Editorial: CICC no longer maligned

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Saturday, January 11, 2014


ONE can say that the Cebu International Convention Center (CICC) is the most maligned structure in the province.

After it was built in time for the 12th Association of Southeast Asian Nations (Asean) summit in 2007, critics of the administration of then governor Gwendolyn Garcia painted the project two ways: that its construction was tainted with anomalies and that it would end up as a white elephant.

True enough, graft cases were filed against Garcia and other Capitol officials with the Office of the Ombudsman. The anti-graft office has still to resolve the said cases. In the meantime, the CICC continued to host various events, although the profitability of the facility was subjected to scrutiny by Garcia’s critics.

With the assumption of Hilario Davide III as governor, the CICC was among Garcia’s projects that his administration refused to touch with a ten-foot pole. It reached a point where Mandaue City Mayor Jonas Cortes floated the idea of converting the CICC into its City Hall.

When the magnitude 7.2 earthquake struck areas in Bohol and Cebu, the CICC was among the structures that sustained heavy damage. Garcia’s critics attempted to use the damage as proof that the structure was substandard--a result of the anomalies that hounded its construction.

But that didn’t fly because other government-built edifices like the Palace of Justice were also damaged by the tremor.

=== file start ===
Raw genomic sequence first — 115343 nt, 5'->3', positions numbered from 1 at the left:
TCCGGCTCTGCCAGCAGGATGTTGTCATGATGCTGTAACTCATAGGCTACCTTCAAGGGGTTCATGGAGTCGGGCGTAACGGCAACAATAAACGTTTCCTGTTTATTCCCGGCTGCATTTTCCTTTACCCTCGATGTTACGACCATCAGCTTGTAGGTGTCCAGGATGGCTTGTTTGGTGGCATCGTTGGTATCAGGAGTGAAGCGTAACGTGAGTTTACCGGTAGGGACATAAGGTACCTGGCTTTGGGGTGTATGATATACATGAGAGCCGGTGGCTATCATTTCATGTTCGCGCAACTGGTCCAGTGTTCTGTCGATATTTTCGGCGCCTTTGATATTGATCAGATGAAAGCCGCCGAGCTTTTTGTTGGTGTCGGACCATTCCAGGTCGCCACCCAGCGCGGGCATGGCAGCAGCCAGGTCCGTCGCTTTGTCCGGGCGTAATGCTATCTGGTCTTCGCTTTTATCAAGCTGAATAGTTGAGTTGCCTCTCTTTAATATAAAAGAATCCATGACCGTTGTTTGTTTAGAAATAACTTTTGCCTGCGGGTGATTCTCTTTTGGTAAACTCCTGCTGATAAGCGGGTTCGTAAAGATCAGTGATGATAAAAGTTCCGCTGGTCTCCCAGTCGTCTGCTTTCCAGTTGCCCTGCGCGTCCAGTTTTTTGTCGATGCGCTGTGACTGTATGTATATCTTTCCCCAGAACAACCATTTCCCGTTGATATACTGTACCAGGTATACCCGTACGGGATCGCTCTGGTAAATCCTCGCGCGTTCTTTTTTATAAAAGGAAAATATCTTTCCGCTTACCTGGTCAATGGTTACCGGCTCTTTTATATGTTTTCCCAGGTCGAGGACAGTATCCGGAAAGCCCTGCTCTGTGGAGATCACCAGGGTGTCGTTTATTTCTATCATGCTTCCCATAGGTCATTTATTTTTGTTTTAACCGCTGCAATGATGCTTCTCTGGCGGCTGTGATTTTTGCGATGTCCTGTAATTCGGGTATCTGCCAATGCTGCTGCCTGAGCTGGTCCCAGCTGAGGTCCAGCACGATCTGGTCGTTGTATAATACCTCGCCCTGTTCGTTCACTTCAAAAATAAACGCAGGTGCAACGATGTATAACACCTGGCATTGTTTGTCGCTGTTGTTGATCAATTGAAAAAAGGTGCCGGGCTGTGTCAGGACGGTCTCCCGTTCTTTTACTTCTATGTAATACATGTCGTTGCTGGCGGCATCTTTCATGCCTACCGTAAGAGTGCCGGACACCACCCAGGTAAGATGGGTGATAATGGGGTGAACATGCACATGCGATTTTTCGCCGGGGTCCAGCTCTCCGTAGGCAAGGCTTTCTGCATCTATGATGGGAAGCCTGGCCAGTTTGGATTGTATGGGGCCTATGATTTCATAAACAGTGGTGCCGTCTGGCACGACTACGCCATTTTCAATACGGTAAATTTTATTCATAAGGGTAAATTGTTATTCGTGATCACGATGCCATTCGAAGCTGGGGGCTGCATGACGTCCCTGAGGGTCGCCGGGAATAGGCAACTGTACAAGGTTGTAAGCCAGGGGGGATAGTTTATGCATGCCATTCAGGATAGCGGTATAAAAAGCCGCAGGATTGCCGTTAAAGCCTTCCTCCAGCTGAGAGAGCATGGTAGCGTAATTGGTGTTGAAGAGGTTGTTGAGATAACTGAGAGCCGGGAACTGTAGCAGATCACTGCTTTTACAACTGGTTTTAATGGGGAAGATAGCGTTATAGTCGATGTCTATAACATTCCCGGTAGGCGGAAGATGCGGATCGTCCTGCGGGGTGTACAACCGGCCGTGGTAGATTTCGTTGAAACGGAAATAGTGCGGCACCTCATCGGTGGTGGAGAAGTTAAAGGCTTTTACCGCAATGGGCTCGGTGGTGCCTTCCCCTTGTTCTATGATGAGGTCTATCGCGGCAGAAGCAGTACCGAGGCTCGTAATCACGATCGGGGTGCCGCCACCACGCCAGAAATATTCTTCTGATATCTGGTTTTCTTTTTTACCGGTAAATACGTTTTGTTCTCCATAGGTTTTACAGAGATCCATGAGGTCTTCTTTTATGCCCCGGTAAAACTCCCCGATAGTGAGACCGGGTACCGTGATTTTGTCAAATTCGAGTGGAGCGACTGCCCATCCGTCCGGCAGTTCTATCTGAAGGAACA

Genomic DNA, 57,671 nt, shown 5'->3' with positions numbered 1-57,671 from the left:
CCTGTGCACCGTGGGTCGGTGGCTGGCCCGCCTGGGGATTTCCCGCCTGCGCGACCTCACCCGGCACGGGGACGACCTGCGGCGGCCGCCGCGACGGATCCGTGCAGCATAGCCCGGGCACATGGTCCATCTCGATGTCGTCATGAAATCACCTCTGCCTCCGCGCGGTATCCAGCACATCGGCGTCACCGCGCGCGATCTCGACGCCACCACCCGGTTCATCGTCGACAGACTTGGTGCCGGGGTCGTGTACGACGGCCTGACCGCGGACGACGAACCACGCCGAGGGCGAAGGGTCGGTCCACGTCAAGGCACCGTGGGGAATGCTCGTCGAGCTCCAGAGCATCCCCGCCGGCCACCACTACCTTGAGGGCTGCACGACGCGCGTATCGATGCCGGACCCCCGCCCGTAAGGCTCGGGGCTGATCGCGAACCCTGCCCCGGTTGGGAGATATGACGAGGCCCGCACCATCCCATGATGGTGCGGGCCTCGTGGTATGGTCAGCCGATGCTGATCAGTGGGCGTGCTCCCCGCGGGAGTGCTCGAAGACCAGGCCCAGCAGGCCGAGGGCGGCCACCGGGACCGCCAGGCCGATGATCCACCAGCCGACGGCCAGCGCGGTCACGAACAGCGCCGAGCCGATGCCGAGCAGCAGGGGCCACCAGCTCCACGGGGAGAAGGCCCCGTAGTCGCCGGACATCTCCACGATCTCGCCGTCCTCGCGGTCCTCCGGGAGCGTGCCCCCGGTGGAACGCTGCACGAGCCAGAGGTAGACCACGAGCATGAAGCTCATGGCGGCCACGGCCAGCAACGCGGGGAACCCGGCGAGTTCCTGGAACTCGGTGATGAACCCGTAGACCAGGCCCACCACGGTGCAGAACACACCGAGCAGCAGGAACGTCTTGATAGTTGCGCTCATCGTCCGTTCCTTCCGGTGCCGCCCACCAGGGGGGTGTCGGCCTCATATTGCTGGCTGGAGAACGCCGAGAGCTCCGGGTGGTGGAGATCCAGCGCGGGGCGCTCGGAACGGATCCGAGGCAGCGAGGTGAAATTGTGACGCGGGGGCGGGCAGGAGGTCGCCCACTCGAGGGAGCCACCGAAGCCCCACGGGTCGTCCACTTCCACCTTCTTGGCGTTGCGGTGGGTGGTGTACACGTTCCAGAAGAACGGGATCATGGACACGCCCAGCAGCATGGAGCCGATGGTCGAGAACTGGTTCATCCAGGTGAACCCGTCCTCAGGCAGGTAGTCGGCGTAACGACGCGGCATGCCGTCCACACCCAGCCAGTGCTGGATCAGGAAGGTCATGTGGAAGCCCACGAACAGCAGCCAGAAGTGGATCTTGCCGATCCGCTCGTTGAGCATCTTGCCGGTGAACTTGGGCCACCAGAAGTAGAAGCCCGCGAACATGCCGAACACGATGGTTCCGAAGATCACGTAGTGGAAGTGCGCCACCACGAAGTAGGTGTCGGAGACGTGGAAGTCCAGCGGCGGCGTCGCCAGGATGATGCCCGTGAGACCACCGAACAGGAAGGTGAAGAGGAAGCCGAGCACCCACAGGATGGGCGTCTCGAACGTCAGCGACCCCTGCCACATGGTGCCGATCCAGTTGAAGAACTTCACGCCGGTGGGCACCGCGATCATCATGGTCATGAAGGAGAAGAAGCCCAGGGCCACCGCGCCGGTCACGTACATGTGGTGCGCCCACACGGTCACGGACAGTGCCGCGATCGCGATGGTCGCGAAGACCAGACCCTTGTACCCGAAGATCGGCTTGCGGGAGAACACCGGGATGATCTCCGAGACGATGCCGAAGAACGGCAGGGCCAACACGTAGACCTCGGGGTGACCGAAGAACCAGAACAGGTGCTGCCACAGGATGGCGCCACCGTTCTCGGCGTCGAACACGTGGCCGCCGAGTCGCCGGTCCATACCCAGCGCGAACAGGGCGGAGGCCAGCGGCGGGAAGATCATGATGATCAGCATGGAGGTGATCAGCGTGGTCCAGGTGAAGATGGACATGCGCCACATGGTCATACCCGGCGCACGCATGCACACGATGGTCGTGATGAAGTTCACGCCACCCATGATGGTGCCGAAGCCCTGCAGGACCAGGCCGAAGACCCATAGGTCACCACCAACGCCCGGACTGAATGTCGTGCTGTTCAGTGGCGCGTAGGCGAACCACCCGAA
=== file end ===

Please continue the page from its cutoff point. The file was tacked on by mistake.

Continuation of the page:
It turned out later that the much maligned edifice is useful after all. With the Philippines set to host the meetings of the Asia Pacific Economic Conference (Apec) next year, the National Government is considering the CICC as a most likely venue.

Davide and Cortes (the facility stands on a lot owned by Mandaue City) are now busy talking about how to go about repairing the CICC. Their burden may be lightened, though, because the Department of Public Works and Highways (DPWH) had already said that it can help in repairing the damaged structure.

What this shows is that it pays for elected government officials and their supporters to take off the political lenses they use to assess projects and programs of their predecessors. Public interest will be better served if they are objective in their assessment.

Published in the Sun.Star Cebu newspaper on January 11, 2014.

Opinion

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